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Parser Rule
Description

The rule is a polymorphic parser that acts as a named placeholder capturing the behavior of a Parsing Expression Grammar expression assigned to it. Naming a Parsing Expression Grammar expression allows it to be referenced later and makes it possible for the rule to call itself. This is one of the most important mechanisms and the reason behind the word "recursive" in recursive descent parsing.

Header
// forwards to <boost/spirit/home/qi/nonterminal/rule.hpp>
#include <boost/spirit/include/qi_rule.hpp>

Also, see Include Structure.

Namespace

Name

boost::spirit::qi::rule

Synopsis
template <typename Iterator, typename A1, typename A2, typename A3>
struct rule;
Template parameters

Parameter

Description

Default

Iterator

The underlying iterator type that the rule is expected to work on.

none

A1, A2, A3

Either Signature, Skipper or Locals in any order. See table below.

See table below.

Here is more information about the template parameters:

Parameter

Description

Default

Signature

Specifies the rule's synthesized (return value) and inherited attributes (arguments). More on this here: Nonterminal.

unused_type. When Signature defaults to unused_type, the effect is the same as specifying a signature of void() which is also equivalent to unused_type()

Skipper

Specifies the rule's skipper parser. Specify this if you want the rule to skip white spaces. If this is not specified, the rule is an "implicit lexeme" and will not skip spaces. "implicit lexeme" rules can still be called with a skipper. In such a case, the rule does a pre-skip just as all lexemes and primitives do.

unused_type

Locals

Specifies the rule's local variables. See Nonterminal.

unused_type

Model of

Nonterminal

Notation

r, r2

Rules

p

A parser expression

Iterator

The underlying iterator type that the rule is expected to work on.

A1, A2, A3

Either Signature, Skipper or Locals in any order.

Expression Semantics

Semantics of an expression is defined only where it differs from, or is not defined in Nonterminal.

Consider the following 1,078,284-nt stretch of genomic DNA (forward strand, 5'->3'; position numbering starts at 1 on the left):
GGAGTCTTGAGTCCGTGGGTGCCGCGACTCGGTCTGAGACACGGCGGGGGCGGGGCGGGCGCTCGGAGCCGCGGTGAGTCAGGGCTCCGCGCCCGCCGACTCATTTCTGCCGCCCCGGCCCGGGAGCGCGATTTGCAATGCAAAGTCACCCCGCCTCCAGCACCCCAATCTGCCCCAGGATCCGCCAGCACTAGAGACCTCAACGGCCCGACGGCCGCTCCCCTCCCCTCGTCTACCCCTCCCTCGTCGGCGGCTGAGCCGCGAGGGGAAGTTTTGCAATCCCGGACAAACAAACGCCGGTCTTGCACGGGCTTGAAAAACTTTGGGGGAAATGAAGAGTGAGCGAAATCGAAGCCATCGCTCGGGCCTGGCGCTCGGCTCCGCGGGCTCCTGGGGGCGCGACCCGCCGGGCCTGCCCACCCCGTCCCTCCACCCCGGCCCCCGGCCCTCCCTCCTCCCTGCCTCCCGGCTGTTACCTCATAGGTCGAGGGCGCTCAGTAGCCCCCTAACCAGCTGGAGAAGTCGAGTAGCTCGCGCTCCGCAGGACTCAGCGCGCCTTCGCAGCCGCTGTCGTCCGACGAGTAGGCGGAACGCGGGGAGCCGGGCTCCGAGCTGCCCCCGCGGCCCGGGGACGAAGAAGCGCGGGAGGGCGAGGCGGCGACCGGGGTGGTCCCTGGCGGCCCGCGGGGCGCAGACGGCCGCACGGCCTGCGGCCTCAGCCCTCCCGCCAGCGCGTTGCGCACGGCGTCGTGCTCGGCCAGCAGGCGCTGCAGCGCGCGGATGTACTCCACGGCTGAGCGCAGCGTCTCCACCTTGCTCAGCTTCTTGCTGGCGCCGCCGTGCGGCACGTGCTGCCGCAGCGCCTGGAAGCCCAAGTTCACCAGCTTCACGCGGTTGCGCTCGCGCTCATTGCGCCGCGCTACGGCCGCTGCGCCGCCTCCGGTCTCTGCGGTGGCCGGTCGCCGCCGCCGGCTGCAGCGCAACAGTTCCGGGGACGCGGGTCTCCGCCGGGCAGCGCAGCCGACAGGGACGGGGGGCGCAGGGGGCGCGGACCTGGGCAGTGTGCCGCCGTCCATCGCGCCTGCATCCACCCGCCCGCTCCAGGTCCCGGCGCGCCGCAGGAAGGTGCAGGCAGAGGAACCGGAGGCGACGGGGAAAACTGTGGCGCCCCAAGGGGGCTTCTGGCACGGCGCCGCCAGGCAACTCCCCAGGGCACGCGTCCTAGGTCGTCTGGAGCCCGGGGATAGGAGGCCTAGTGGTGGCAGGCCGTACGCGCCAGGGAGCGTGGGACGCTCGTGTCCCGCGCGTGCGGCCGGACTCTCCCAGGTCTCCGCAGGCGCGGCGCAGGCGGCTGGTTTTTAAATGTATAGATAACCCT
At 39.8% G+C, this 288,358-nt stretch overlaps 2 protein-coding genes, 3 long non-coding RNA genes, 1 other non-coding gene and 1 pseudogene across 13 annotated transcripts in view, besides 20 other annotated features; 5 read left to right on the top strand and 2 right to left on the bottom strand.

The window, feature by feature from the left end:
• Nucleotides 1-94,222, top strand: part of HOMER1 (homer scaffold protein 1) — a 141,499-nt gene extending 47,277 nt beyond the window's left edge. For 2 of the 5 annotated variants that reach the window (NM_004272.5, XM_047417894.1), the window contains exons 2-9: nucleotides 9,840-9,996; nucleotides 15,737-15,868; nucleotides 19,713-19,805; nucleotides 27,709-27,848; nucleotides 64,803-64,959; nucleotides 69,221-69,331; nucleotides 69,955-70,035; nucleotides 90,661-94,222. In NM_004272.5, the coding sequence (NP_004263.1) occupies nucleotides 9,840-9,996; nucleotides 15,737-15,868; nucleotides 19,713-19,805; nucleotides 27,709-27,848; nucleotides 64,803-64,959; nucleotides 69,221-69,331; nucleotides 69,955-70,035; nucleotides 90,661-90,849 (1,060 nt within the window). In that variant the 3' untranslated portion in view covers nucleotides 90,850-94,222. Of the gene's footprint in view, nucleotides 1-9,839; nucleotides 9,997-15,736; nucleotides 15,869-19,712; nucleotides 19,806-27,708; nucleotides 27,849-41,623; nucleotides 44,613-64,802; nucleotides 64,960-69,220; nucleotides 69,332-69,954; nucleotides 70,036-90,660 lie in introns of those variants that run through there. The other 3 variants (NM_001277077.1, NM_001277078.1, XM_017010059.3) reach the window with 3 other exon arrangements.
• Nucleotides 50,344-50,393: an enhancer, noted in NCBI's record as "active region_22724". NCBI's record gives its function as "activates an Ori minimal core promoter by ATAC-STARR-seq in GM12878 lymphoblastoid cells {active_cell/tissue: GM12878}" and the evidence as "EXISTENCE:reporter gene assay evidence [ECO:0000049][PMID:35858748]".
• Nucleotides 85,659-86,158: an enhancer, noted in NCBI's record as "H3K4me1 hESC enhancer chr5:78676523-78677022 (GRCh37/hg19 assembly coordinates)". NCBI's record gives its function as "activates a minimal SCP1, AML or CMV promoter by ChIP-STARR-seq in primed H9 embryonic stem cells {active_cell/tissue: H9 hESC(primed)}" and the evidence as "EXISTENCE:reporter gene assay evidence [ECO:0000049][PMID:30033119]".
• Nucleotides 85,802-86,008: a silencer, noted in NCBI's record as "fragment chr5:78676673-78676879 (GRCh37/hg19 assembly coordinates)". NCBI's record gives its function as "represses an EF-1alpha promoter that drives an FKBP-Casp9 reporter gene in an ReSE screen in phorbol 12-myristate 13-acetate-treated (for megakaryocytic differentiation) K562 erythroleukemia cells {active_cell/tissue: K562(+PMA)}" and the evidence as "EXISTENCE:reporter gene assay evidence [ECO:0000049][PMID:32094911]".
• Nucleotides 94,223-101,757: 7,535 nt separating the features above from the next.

Expression

Description

rule<Iterator, A1, A2, A3>
    r(name);

Rule declaration. Iterator is required. A1, A2, A3 are optional and can be specified in any order. name is an optional string that gives the rule its name, useful for debugging and error handling.

rule<Iterator, A1, A2, A3>
    r(r2);

Copy construct rule r from rule r2.

r = r2;

Assign rule r2 to r.

r.alias()

return an alias of r. The alias is a parser that holds a reference to r.

r.copy()

Get a copy of r.

r = p;

Rule definition. This is equivalent to r %= p (see below) if there are no semantic actions attached anywhere in p.

r %= p;

Auto-rule definition. The attribute of p should be compatible with the synthesized attribute of r. When p is successful, its attribute is automatically propagated to r's synthesized attribute.

r.name()

Retrieve the current name of the rule object.

r.name(name)

Set the current name of the rule object to be name.

Attributes

The parser attribute of the rule is T, its synthesized attribute. See Attribute

Complexity

The complexity is defined by the complexity of the RHS parser, p

Example
[Note] Note

The test harness for the example(s) below is presented in the Basics Examples section.

Some using declarations:

using boost::spirit::qi::rule;
using boost::spirit::qi::int_;
using boost::spirit::qi::locals;
using boost::spirit::qi::_1;
using boost::spirit::qi::_a;
using boost::spirit::ascii::alpha;
using boost::spirit::ascii::char_;
using boost::spirit::ascii::space_type;

Basic rule:

rule<char const*> r;
r = int_;
test_parser("123", r);

Rule with synthesized attribute:

rule<char const*, int()> ra;
ra = int_;
int i;
test_parser_attr("123", ra, i);
assert(i ==  123);

Rule with skipper and synthesized attribute:

rule<char const*, std::vector<int>(), space_type> rs;
rs = *int_;
std::vector<int> v;
test_phrase_parser_attr("123 456 789", rs, v);
assert(v[0] ==  123);
assert(v[1] ==  456);
assert(v[2] ==  789);

Rule with one local variable:

rule<char const*, locals<char> > rl;
rl = alpha[_a = _1] >> char_(_a); // get two identical characters
test_parser("aa", rl); // pass
test_parser("ax", rl); // fail


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